Earlier today, Scott wrote about Harvey Weinstein’s employment contract. Reportedly, it provides that if Weinstein “treated someone improperly in violation of the company’s Code of Conduct,” he must reimburse the company for settlements or judgments. Additionally, “[Weinstein] will pay the company liquidated damages of $250,000 for the first such instance, $500,000 for the second such instance, $750,000 for the third such instance, and $1,000,000 for each additional instance.”
The contract stipulates that if Weinstein pays as required, it constitutes a “cure” for the misconduct and no further action can be taken. This language is intended to ensure that Weinstein can keep his job no matter how many times he is sued for actions that violate the Code of Conduct, as long as he writes the checks.
I used to practice employment law. No one I ever represented, or sued, combined the power and the sleaziness to get contractual provisions like the ones Scott described. Moreover, it’s been some time since I practiced law in this area. Thus, my initial thoughts about the contract should not be construed as expert analysis.
Nonetheless, Weinstein’s contract strikes me as legally problematic, to say the least. Weinstein is alleged to have committed serial acts of sexual harassment — some so egregious they may have amounted to assault or even rape. The contract does not protect Weinstein if he’s indicted or convicted of a crime, so for purposes of discussion, let’s focus on sexual harassment that falls short of criminal conduct.
The law bans it. Specifically, it is against the law to condition an employment decision on submission to sexual advances. It is also against the law to engage in sexual harassment that makes the work environment “hostile.” Weinstein violated the first of these prohibitions, at a minimum, if certain allegations against him are true.
If an employer learns that an employee is engaging in either form sexual harassment, it must take reasonable measures to stop the offending conduct. This is true even if the conduct has not yet risen to a level that makes the work environment “hostile,” in the legal sense of that word.
Reasonable measures to end harassment may begin with counseling and other soft remedial steps. In severe cases, the employer may be required to take more drastic action at the outset. If the harassment is serial, or if it involves even just one instance of extreme behavior, the only reasonable measure might be to terminate the offending employee or official.
Weinstein’s contract seems intended to take that option away from the employer. In effect, it fines him for sexual harassment that results in a settlement or judgment, but prohibits discharging him. A series of fines on a man of Weinstein’s wealth is not a reasonable measure to end harassment. It’s more like a license to indulge.
One might argue that the contract applies only to violations of the company Code of Conduct that don’t violate non-criminal laws. On this reading, the contract would not preclude the company from firing Weinstein to remedy his sexual harassment. But given the clear “carve-out” language for behavior that results in indictment or conviction of a crime, it might be difficult to argue that there is an implicit carve-out for non-criminal conduct that violates the law.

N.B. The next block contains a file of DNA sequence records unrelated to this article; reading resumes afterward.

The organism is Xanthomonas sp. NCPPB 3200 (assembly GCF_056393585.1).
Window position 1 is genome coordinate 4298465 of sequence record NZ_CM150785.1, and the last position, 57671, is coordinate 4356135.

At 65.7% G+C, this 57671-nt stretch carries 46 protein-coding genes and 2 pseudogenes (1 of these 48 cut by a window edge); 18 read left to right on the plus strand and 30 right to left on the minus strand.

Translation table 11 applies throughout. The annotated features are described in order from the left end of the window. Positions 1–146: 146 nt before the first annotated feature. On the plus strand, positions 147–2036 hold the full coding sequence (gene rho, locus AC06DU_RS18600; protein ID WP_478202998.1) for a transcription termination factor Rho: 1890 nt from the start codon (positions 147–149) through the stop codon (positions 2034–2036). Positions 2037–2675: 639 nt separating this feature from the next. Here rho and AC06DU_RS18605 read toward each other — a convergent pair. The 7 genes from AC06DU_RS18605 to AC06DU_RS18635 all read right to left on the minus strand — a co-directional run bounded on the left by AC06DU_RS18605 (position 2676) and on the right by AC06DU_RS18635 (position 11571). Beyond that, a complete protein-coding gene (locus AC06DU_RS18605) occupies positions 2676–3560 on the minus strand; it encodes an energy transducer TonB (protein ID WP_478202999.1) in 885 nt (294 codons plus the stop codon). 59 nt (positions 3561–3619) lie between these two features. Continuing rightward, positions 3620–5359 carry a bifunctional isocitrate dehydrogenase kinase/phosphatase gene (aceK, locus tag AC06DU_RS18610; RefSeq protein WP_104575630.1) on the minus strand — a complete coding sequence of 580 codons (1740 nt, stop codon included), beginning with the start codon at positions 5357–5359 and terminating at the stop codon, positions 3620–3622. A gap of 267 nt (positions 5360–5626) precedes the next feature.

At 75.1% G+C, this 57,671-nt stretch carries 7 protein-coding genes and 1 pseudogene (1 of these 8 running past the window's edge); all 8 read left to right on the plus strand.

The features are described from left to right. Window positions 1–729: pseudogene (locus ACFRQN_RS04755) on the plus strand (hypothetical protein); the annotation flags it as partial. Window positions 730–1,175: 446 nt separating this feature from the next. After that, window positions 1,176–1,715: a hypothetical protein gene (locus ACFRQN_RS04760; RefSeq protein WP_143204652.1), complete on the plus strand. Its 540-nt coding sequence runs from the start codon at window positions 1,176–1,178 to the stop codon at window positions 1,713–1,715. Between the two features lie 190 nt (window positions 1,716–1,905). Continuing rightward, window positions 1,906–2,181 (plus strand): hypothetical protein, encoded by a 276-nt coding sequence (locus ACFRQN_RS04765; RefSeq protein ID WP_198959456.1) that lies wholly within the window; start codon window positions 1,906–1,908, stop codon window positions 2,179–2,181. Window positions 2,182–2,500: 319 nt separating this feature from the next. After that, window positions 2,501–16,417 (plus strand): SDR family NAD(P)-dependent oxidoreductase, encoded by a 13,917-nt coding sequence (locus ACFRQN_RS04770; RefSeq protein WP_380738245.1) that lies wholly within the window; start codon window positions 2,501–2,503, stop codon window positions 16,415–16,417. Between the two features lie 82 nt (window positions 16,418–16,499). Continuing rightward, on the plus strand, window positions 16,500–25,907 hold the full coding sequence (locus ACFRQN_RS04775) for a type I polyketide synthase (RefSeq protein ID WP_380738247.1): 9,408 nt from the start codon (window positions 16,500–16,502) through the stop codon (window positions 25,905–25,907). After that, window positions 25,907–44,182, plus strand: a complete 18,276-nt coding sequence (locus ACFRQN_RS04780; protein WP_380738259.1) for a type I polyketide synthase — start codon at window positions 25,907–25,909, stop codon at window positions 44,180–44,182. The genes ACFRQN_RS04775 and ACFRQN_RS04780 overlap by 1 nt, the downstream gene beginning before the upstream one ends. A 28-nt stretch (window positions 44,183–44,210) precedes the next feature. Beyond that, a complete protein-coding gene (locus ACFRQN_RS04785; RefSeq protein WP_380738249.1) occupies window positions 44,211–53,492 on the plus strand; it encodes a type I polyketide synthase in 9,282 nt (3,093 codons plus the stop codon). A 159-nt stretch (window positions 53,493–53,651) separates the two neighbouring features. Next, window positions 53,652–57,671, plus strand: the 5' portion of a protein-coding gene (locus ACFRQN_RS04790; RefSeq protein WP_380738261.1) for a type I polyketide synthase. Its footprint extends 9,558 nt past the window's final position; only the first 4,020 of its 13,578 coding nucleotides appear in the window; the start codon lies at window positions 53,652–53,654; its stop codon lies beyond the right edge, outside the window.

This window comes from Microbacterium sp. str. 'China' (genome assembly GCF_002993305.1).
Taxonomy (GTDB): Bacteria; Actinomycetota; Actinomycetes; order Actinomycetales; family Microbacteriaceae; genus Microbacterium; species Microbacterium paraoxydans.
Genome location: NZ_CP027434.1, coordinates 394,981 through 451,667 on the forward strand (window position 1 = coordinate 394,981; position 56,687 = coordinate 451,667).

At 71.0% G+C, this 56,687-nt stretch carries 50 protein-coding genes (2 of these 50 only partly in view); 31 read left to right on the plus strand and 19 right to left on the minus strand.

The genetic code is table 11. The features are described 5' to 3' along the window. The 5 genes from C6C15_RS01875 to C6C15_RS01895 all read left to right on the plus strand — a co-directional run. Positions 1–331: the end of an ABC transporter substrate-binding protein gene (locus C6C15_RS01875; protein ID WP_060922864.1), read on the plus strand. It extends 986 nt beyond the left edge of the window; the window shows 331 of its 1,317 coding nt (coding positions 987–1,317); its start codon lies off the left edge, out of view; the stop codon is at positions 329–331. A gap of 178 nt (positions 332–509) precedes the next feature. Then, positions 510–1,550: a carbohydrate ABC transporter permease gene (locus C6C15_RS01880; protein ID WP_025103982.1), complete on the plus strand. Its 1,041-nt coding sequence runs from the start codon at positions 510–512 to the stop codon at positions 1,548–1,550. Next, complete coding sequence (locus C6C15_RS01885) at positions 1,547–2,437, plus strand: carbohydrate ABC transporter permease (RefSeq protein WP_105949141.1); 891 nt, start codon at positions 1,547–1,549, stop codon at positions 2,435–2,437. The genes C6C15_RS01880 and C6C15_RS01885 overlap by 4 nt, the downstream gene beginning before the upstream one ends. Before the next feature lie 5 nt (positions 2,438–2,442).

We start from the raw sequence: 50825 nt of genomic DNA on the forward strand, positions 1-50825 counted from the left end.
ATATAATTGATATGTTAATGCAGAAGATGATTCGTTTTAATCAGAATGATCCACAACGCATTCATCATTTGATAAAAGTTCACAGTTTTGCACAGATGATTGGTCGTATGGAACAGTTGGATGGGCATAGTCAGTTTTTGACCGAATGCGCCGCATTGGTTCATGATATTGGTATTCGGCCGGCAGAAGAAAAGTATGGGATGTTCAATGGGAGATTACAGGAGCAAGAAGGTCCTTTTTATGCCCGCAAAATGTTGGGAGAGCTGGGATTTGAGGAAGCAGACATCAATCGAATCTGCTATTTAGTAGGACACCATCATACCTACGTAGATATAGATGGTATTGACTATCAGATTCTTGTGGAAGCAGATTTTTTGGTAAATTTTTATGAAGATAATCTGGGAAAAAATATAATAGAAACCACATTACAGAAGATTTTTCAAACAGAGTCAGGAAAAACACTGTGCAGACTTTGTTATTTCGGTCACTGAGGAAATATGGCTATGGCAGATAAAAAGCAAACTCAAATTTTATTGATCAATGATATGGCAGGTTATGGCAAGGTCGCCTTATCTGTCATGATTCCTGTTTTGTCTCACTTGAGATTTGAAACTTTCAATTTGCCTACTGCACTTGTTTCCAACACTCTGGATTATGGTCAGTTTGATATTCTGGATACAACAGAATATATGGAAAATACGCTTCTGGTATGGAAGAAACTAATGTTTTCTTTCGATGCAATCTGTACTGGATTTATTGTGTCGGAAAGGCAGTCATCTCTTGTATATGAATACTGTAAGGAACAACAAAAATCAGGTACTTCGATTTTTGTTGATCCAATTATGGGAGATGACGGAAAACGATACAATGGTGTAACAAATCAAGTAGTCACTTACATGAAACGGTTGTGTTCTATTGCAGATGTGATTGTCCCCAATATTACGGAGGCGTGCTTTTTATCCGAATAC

Can a company escape, via contract, its legal obligation to fire sexual harassers when that is the only reasonable response to his sexual harassment? I don’t think so. A company violates the law by not firing a sexual harasser under these circumstances regardless of what an employment contract says.
In this case, the contract provisions in question represent very strong evidence that the company did not take reasonable action to prevent sexual harassment. If anything, as noted above, the company’s approach enabled it. Thus, the company’s exposure might be greater by virtue of the contract.
Assuming that Harvey Weinstein’s sexual harassment has been such that the only reasonable response is to fire him, can Weinstein enforce a contract that bars the company from doing so? Again, I don’t think so.
My understanding is that, as a general matter, a party cannot enforce a contract that is contrary to an express provision of law or contrary to the public policy behind a law. Typically, there are exceptions — e.g., where the party seeking enforcement is less morally blameworthy than the party against whom the contract is being asserted or where the violation of law did not involve serious moral turpitude and non-enforcement would be disproportionately harsh in proportion to the extent of illegality.
I don’t see how Weinstein could take advantage of these exceptions on the facts that have come to light.
I emphasize that these thoughts are preliminary and aren’t based on any research performed in preparing the post (I performed almost none). I hope, however, that they provide a solid framework for further analysis and discussion.
NOTE: I have modified this post slightly since it first went up.